Houston is returning home after losing two games by a combined 10 points to Golden State. Without any context, you can make a glass half full out of that, right? The Rockets kept it close with the best team of the century. Twice! With context, like James Harden’s eyes bleeding in Game 2, Chris Paul’s looking his age, Capela’s looking Paul’s age, the Rockets bench’s looking Paul’s age, and Kevin Durant’s saying, “I’m Kevin Durant” and then playing like Kevin Durant, it’s downright depressing for Houston. The point differential in both losses averaged to five points, but it seemed like 15. The series is 2-0, but it seems like 3-0. Here’s what’s not working for the Rockets right now:
James Harden’s Eyeballs
Fighting for a rebound in the first quarter, Draymond Green’s fingers hit Harden’s eyeballs like 10 tiny Myles Garretts. Harden left for the locker room with both eyes bleeding (Steve Nash would’ve stayed), got eye drops (which has to be the largest ratio of seemingly extreme injury to puny treatment ever), and emerged again in the second quarter a mangled man. Something about the combination of Harden’s beard, his resting sad face, and his literally bloodshot eyes made him look like the dying character in an action movie who has one … last … ounce … of … wisdom … he … has … to … say … to … the … protagonist … but … really … slowly … because … he’s … dying, except no bad guy put him on his deathbed—a two-week bender in Vegas did.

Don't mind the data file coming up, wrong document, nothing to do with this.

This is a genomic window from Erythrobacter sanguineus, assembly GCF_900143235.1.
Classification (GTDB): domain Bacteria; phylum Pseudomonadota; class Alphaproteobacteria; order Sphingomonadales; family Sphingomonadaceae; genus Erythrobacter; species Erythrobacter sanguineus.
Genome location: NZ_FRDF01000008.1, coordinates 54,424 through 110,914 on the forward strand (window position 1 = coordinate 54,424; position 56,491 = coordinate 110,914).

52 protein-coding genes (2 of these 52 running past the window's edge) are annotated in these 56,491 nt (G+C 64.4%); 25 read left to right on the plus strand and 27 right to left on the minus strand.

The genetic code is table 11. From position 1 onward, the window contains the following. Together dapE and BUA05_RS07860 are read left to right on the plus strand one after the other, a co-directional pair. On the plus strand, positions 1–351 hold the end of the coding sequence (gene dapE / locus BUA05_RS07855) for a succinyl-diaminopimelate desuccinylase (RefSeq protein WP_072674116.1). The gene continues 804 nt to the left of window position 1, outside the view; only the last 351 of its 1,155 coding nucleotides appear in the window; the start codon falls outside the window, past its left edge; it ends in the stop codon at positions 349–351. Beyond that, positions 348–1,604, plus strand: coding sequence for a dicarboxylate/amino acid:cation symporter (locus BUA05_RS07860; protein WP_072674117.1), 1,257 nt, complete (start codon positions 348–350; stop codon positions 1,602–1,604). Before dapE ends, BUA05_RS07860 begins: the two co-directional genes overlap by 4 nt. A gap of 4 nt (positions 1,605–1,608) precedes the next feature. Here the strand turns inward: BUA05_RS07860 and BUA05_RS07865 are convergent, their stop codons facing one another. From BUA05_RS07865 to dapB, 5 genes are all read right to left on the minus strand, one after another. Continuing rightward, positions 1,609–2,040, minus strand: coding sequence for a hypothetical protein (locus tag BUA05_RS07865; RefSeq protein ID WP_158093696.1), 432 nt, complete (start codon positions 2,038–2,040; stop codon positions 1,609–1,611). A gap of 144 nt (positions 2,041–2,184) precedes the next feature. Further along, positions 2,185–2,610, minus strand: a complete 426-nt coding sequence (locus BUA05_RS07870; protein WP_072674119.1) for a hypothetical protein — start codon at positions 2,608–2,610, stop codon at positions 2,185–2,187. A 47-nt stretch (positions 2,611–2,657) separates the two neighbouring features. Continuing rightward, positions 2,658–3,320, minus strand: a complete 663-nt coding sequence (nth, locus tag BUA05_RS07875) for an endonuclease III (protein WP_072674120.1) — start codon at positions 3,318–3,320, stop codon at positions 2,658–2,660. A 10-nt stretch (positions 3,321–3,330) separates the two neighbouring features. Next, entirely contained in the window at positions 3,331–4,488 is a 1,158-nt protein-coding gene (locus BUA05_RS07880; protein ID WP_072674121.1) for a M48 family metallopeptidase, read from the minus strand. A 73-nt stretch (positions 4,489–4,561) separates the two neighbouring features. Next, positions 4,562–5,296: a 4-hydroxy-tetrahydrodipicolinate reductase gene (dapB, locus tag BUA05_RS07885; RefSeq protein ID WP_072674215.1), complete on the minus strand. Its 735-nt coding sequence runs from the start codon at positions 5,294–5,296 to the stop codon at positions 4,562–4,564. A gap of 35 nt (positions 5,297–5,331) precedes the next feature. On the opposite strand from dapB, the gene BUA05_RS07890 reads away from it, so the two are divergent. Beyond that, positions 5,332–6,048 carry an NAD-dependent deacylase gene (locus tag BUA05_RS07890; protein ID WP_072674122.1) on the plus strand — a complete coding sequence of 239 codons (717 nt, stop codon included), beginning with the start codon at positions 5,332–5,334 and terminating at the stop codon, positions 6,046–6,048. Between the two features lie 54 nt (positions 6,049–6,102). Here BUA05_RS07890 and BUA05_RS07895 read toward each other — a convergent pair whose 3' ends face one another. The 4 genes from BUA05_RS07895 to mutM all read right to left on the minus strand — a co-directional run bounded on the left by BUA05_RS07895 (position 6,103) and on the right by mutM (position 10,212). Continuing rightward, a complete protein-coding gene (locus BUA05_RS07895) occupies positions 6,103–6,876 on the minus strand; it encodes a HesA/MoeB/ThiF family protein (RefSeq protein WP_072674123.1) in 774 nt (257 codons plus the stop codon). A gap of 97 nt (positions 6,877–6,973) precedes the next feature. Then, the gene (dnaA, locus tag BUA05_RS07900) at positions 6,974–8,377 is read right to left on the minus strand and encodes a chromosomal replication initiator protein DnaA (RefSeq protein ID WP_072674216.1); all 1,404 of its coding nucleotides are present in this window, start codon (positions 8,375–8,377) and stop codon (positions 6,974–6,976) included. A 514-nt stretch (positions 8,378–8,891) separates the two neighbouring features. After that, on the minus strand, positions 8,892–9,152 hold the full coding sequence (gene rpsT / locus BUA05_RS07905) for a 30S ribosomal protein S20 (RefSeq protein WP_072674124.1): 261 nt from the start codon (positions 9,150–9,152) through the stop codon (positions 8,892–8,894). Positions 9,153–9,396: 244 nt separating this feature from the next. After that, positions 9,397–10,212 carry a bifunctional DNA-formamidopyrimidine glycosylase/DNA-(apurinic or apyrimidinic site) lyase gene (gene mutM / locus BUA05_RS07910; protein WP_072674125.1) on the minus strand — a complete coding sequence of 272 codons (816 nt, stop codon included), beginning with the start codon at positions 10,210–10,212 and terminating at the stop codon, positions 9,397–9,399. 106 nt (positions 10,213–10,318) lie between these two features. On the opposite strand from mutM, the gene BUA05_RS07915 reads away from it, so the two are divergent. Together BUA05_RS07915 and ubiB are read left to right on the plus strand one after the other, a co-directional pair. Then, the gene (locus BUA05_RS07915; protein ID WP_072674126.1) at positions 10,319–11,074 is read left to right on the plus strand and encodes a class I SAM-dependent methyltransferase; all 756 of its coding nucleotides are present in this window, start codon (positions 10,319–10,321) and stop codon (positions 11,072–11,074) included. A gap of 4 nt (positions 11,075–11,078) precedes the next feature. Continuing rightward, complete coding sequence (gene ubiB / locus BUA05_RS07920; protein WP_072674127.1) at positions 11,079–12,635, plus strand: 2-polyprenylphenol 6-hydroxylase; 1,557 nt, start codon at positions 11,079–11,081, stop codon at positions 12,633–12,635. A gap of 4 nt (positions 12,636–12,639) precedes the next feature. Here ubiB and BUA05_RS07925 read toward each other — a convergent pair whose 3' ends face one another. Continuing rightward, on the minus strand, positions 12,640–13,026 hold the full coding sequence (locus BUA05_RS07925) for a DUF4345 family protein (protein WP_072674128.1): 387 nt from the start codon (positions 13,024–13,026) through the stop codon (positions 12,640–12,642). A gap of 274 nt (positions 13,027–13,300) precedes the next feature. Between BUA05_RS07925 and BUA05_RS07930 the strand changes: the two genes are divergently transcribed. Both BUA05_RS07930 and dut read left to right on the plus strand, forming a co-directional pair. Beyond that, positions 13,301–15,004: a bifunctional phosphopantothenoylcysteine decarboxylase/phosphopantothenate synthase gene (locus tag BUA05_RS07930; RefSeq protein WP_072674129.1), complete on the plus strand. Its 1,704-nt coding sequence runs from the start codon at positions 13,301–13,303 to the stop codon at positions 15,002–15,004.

It was so bad that Green APOLOGIZED:
Draymond Green was spotted apologizing to Harden after striking him in the face pic.twitter.com/rOe8dMUMD7— Def Pen Hoops (@DefPenHoops) May 1, 2019
“I made a mistake and hit him in his eye,” Green said. (This is the third eye he’s poked this season.) Harden could barely see during the game, though he shot better after injuring his eyes (before: 0-for-3 from the field, zero points, and two turnovers. After: 9-for-16, 29 points, four turnovers).
The Clint Capela Problem
The hope was that the 24-year-old center the Rockets re-signed last July to a five-year, $90-million deal would be a difference maker in the playoffs. Capela was on the floor the least out of all Houston starters in Game 2, with just 32 minutes—and that was about 10 minutes too long. When the Warriors go small, as they have from the jump this series, they snuff out what Capela does well.
Capela missed opportunities to score and created them for Golden State in Game 2. He struggled to connect on the lobs from Harden that had worked with ease all season against lesser teams when Draymond Green or Kevin Durant met him in the paint. Green is an in-the-moment defender as much as he is one thinking of the bigger picture at all times; he’ll step to the pick-and-roll then beat his man on the way back to the basket. Of all Durant’s skills, defense is probably the least exciting, which is why it can be easy to forget that he can effectively cover a big man like Capela.